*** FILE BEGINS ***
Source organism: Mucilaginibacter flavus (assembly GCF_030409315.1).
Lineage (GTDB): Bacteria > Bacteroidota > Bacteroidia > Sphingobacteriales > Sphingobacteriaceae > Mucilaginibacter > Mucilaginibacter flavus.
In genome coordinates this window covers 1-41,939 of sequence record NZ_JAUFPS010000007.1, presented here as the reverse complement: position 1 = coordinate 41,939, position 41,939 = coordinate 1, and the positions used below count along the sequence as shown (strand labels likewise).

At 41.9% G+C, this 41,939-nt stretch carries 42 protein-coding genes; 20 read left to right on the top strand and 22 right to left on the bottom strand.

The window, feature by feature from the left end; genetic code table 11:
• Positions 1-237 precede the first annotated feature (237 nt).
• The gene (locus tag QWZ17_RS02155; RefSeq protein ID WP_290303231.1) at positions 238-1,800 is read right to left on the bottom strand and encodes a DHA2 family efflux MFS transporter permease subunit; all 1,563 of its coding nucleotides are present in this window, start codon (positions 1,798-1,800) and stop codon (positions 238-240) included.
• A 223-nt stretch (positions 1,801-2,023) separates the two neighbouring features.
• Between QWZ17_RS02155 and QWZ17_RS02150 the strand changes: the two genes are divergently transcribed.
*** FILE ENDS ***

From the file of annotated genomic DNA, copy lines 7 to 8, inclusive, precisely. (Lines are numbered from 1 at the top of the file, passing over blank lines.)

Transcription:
• The gene (locus tag QWZ17_RS02155; RefSeq protein ID WP_290303231.1) at positions 238-1,800 is read right to left on the bottom strand and encodes a DHA2 family efflux MFS transporter permease subunit; all 1,563 of its coding nucleotides are present in this window, start codon (positions 1,798-1,800) and stop codon (positions 238-240) included.
• A 223-nt stretch (positions 1,801-2,023) separates the two neighbouring features.